Deep Democracy is a practical method to start dialogue and discussion where we actively search for the wisdom of the minority. Alternative voices are being heard, explored and are part of decision-making. The effect is that decisions are widely supported and optimally make use of the potential of the group. This new view on decision-making and group dynamics enables real cocreation.
Look for the wisdom of the minority and take better decisions with groups
When is it applicable?
Deep Democracy is a practical facilitation method for everybody who works with groups or individuals. For example: leaders, managers, facilitators, teachers and trainers. The method is powerful in one-on-one conversations as well as in working with large groups. The starting point is diversity in the broadest sense of the word. The method offers tools to deal with this in groups. Disagreements and conflicts are explored in respectful and constructive ways together. This leads to stronger decisions that are supported by everyone. It is a useful approach for everyone who wants to make maximal use of the potential of a group. Through Deep Democracy’s conversational models and guiding techniques, nobody is left out, diversity is considered a given and the wisdom of the minority is used in decision-making. They can be used in teams, the class room, with stakeholders and for conversations between groups.
How does it work?
Deep Democracy is a practical method that makes group dynamics visible and allows you to intervene. The focus in not on the individual, but on the group as a whole. The group has a group conscious and a group unconscious. The latter holds the potential and wisdom of the group. We want to reach this by creating a safe environment where all things that need to be said can be said. This ensures that the group conscious grows and that we gain more information about what goes on in the unconscious of the group. If it is not safe enough to speak in a group, we will not be able to get optimal information. This is because people share opinions, feelings or points of view. Especially the reasons why manager X’s idea or the consensus of the group are not such a great idea contain valuable information for the group. If people do not feel heard or feel ignored, this can lead to resistance. We say ‘yes’ to a decision, but act like ‘no’. Or we delay the cooperation. This resistance is not efficient for the group. Deep Democracy ensures that people do not show resistance or become aware of it. They will feel heard and their minority perspective is valued.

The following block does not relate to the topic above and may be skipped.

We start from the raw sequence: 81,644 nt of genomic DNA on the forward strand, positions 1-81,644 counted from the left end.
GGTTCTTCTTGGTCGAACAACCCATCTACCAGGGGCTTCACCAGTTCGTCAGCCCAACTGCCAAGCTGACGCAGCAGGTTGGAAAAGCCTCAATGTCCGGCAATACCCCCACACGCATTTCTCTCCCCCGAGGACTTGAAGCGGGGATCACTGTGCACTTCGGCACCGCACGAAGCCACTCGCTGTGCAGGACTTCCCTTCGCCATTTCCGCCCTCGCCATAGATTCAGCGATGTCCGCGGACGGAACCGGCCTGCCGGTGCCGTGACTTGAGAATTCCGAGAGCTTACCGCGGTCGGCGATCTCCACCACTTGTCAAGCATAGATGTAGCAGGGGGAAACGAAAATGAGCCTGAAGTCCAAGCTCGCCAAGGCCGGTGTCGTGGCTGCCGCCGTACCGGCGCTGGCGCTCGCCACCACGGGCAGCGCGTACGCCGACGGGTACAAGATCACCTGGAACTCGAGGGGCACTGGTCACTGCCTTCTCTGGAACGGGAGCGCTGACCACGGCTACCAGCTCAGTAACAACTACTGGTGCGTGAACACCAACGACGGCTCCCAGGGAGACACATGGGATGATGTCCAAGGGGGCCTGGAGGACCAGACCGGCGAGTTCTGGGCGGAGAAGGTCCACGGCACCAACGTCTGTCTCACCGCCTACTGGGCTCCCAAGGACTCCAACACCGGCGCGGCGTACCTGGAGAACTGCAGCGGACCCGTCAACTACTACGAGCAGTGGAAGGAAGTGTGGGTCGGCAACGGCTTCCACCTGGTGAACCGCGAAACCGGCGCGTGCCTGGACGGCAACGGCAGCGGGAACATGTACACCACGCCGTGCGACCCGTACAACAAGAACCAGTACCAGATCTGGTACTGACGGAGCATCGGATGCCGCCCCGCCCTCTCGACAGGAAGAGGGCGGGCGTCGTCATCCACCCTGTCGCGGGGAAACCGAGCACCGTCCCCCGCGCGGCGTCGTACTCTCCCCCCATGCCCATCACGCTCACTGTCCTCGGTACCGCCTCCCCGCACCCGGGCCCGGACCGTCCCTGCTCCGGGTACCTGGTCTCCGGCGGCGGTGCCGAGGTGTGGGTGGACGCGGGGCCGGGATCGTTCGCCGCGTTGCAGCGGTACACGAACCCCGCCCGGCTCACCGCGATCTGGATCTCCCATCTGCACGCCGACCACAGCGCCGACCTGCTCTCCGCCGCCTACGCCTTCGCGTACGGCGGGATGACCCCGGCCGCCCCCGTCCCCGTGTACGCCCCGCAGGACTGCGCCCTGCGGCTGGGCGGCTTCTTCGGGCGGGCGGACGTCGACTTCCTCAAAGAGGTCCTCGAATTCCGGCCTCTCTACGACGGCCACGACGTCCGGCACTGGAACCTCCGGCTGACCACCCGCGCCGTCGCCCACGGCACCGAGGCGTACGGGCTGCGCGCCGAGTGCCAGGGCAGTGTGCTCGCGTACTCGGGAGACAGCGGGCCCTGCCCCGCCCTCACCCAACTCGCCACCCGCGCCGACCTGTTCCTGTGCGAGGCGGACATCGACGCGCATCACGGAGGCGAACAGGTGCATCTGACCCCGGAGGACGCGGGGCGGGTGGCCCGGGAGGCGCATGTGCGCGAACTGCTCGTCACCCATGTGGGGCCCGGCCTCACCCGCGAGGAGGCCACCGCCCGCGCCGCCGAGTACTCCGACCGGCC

The Lewis method of Deep Democracy has five practical steps. These steps make it possible to work with the rational as well as emotional aspects of the decision-making process in a group. The basic model comes down to the following five steps:
- Collect all perspectives (even those opposing your own)
- Actively look for the alternative voices (does anybody think something completely different?)
- Spread the alternative (who shares this opinion?)
- Add the wisdom of the minority to the decision of the majority (what do you need to go along with the decision of the majority?)
- Dive into the unconscious
During post-apartheid, Myrna and Greg (†) Lewis were asked by Eskom (one of South Africa’s main electricity companies) to transform a department with a racist hierarchy to a department where people work together on an equal level. Myrna and Greg soon found out that the problem was too big to be solved by external advisors alone. They decided to make people aware of the emotions that came with the racist decision-making and they gave people the tools to solve conflicts at work. In three years, Myrna and Greg trained 1000 employees of the company. This method is now used in more than twenty countries across the whole world in various sectors: business, politics, health care, education, non-profit and the family and private sphere (therapeutic applications).
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In our work, we use a broad range of methodologies and approaches that lean on decades of experimental research. We gratefully build on the theories and concepts developed by our teachers and colleagues. To achieve sustainable results, we determine which method fits every project best.
Methods we frequently use: